Put on your seatbelts, here we goJune 23, 2015 9:00
Why you should not be afraid to fly
After the recent unfortunate events that have occurred in the aviation industry, Kippreport looks into the safety of flying.
July 30, 2014 5:15 by Nadine Sayegh
“Every day, approximately 100,000 flights take to the sky and land without incident. In 2013, more than three billion people flew and there were 210 fatalities. Regrettably, we have surpassed that number already this year. But even so, getting on an aircraft is still among the safest activities that one can do,” says Tony Tyler, chief executive officer and director general of the International Air Transport Authority (IATA).
With three recent tragedies, many of the 3.3 billion people around the world who will board an aircraft this year have questioned the safety of flying, Tyler continues to explain in a statement earlier this week.
The IATA, International Civil Aviation Organization (ICAO), Airports Council International (ACI) and the Civil Air Navigation Services Organization (CANSO) recently reviewed the safety of flying over conflict zones.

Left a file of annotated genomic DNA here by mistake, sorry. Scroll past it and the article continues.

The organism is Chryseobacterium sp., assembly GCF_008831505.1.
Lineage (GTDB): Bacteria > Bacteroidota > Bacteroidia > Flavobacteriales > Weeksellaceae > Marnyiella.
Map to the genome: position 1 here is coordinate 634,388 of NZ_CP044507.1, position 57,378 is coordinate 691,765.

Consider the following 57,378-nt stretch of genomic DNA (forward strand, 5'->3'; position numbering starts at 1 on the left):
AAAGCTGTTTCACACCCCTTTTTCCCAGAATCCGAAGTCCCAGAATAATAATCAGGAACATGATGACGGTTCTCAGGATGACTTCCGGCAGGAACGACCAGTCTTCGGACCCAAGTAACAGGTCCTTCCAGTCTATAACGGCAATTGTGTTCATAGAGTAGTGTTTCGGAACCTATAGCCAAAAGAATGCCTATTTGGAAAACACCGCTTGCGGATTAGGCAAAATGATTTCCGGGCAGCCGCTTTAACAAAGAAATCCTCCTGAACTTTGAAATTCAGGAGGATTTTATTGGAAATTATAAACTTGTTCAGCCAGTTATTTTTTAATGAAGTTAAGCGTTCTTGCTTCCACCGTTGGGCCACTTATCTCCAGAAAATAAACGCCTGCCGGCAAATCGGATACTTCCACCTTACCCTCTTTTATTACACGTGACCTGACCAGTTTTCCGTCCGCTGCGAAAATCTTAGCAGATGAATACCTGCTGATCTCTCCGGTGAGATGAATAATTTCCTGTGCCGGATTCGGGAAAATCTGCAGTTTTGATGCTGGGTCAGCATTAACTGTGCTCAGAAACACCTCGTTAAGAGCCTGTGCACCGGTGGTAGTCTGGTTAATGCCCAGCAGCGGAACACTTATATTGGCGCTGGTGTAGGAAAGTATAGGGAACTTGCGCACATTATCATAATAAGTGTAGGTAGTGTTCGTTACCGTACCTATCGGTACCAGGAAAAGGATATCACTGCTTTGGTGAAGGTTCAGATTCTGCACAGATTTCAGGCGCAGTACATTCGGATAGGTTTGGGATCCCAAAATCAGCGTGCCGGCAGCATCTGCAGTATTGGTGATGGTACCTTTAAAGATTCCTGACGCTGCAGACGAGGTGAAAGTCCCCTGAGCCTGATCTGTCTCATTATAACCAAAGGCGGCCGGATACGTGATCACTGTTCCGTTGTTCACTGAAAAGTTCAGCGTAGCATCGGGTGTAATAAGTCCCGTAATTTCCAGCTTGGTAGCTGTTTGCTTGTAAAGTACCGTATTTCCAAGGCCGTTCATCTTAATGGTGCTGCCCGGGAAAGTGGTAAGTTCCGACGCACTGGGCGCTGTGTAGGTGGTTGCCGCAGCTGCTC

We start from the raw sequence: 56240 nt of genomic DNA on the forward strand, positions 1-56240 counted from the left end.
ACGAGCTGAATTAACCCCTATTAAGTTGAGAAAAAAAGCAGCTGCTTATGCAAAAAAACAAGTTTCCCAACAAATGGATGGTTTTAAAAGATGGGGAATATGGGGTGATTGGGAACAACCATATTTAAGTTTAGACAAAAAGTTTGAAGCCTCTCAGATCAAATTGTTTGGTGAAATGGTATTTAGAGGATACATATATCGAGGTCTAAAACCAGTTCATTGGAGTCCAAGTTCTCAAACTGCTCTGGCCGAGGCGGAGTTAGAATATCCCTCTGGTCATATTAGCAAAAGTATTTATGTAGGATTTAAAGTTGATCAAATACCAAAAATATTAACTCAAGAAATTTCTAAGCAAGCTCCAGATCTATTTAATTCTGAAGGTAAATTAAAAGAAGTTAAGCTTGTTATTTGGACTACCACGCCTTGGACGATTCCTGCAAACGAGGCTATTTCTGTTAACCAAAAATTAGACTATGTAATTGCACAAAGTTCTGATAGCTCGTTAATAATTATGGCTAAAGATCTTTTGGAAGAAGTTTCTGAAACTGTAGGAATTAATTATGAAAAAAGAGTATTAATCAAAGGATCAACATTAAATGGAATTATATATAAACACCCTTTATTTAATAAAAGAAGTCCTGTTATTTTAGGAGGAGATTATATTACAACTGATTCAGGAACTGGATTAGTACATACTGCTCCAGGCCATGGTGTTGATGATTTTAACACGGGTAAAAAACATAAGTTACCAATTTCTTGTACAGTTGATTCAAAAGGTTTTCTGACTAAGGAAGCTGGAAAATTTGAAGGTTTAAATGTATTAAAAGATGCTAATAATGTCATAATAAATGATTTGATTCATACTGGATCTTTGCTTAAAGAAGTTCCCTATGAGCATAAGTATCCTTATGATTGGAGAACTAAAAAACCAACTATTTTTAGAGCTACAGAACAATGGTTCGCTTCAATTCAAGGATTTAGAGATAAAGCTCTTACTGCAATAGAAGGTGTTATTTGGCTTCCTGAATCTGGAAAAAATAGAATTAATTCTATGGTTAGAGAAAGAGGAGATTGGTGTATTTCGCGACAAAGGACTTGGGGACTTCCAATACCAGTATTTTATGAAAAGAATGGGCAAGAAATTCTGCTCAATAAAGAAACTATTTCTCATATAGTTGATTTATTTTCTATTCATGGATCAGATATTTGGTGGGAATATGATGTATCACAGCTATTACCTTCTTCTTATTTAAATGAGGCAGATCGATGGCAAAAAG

“Every accident is one too many. The greatest respect that we can pay to the memory of those involved is to leave nothing unturned in our quest to understand the cause, and to take steps to ensure that it is not repeated,” comments Tyler.
The discussion between the IATA, IZAO, ACI and CANSO resulted in a release of three main efforts that have been put into action to improve safety in the air:
Better information: Without accurate information, tragedies are bound to happen. Clear, accurate and timely information on risks cannot be looked-over lightly. “We were told that flights traversing Ukraine’s territory and above 32,000 feet would not be in harm’s way. We now know how wrong that guidance was. It is essential that airlines receive clear guidance regarding threats to their passengers, crew and aircraft,” said Tyler.
Better control of weapons: Controls on the design, manufacture and deployment of anti-aircraft weapons have been looked at. “MH17 shows us that this is a gap in the international system which must be closed. Under ICAO’s leadership, I am confident that we can find ways within the UN system to augment the international law framework to ensure that states fully understand and discharge their responsibilities in this regard,” said Tyler.
Safety record: Flying today remains safe and secure, Tyler explained, the systems supporting global aviation have produced the safest mode of transport known to mankind.
“There is no need for major surgery, but we must identify and close some specific gaps in the system that, however infrequently, lead to unspeakable mistakes and tragedies,” said Tyler.
ICAO will meet for a high-level safety conference with all of its 191 member states in February 2015 to ensure that action is being taken with regards to safety and security of the global air transport system and its users.